The convenience of the Internet allows us to shop at 3 A.M. and
read breaking news before it hits the papers. Now, it lets you receive
counseling from the comfort of your very own couch.
Russell Razzaque, M.D., a British psychiatrist and one of a growing
number of therapists offering analysis on-line, launched what's billed as
"the Internet's first and only source for one-to-one psychiatric therapy"
in December. His Web site, CyberAnalysis (www.cyberanalysis.com), offers
patients individualized traditional psychotherapy. Razzaque's
relationship with each patient takes place in the medium of the client's
choice--chat room, phone or videoconference. He also sends clients
e-mails explaining analytic techniques for them to try away from the
E-mail therapy may seem impersonal, but Razzaque feels that the
approach puts results in his clients' hands. "This medium enables me to
teach them to analyze themselves," he says. "I can go directly into their
homes and help them."
But not everyone is gung-ho about on-line therapy. John Grohol,
Psy.D., director of Mental Health Net (www.john email@example.com), a Web
site offering information about Internet therapy issues, wonders how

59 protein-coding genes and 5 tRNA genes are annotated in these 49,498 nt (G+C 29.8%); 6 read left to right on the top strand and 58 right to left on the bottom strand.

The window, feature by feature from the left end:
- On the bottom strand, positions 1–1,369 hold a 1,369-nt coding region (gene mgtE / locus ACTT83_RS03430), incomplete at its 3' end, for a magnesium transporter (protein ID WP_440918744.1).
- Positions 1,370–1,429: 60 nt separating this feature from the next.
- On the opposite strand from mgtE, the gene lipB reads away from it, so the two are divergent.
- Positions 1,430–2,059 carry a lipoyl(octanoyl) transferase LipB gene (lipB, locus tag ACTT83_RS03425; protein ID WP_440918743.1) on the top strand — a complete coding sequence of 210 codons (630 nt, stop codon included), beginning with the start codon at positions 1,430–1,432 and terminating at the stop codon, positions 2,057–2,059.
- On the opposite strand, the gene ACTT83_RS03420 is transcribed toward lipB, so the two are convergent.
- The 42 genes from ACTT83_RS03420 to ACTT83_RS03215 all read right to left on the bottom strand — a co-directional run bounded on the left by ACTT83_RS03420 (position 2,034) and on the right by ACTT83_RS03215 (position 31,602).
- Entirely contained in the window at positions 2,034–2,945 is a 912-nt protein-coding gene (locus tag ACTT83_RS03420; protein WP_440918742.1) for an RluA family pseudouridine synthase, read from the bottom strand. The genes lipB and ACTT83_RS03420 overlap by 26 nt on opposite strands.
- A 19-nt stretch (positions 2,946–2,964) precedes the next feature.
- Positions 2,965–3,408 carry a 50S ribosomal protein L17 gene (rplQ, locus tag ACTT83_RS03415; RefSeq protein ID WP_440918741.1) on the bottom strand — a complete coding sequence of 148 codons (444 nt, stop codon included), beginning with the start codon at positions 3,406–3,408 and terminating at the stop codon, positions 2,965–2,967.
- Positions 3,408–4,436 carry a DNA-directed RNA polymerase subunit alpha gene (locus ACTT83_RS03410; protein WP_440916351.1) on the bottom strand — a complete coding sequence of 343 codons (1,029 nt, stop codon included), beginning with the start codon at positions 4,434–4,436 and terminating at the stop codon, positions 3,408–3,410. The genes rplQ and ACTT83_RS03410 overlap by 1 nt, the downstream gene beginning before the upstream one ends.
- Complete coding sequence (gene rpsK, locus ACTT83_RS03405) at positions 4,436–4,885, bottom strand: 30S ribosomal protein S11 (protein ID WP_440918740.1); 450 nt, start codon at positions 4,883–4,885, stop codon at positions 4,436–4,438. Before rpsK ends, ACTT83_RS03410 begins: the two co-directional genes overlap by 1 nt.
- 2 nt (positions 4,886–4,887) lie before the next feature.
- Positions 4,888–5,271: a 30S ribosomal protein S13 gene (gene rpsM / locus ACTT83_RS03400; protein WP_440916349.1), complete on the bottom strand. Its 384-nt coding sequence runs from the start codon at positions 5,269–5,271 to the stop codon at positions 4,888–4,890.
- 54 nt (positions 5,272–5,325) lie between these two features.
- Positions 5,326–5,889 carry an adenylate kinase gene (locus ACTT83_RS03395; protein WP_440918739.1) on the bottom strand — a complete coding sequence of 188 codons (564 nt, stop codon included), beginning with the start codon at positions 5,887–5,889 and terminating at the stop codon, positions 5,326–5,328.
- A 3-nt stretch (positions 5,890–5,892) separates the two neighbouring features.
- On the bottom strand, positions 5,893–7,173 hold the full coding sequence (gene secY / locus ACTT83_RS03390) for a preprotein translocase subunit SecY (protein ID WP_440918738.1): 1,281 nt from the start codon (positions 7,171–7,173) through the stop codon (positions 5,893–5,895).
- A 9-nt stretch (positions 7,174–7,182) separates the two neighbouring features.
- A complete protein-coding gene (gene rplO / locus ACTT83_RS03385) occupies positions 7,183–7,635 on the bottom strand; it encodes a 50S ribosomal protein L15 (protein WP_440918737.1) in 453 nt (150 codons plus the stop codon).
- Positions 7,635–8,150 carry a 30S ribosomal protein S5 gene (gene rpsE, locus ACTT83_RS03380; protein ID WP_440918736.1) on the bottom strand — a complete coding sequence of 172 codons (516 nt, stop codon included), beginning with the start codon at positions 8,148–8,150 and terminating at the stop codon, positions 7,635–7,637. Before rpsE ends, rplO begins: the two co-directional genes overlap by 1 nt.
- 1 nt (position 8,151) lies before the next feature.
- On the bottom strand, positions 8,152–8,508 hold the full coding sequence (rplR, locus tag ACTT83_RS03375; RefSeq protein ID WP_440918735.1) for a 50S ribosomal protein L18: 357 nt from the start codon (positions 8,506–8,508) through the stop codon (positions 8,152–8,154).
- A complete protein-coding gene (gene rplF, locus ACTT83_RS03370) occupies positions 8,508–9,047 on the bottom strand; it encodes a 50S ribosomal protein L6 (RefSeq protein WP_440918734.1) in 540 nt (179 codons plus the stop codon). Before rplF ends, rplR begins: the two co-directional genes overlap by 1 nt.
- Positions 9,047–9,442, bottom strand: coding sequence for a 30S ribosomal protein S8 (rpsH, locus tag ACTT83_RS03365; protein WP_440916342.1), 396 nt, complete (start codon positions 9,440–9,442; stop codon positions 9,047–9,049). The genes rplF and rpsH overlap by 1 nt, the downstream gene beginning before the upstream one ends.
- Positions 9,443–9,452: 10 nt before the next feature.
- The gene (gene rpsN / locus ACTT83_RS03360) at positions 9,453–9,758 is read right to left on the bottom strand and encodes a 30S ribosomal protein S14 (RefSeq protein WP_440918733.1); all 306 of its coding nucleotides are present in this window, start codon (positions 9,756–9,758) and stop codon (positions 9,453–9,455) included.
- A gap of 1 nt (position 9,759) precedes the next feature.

analysts can diagnose mental disorders without crucial factors like
face-to-face contact. "Without non-verbal cues, it's harder to read
clients," says Grohol. "I think on-line approaches work better for mild
problems or advice."
Clinical social workers Tim Hagge, M.S.W, and Susan Captein,
M.S.W., agree. They offer an e-mail service for students at Oregon's
Portland State University to help them cope with "relationships and
leaving home," says Hagge. But Therapymail, as it's called, offers more
advice than bona fide analysis, Hagge admits. "E-mail isn't a rich enough
interaction," he says. "Deep-seated problems don't come to the surface
well enough." More useful, says Grohol, are the 200 to 300 electronic
newsgroups, bulletin boards and mailing lists that provide informal ways
to share ideas and support about psychological issues.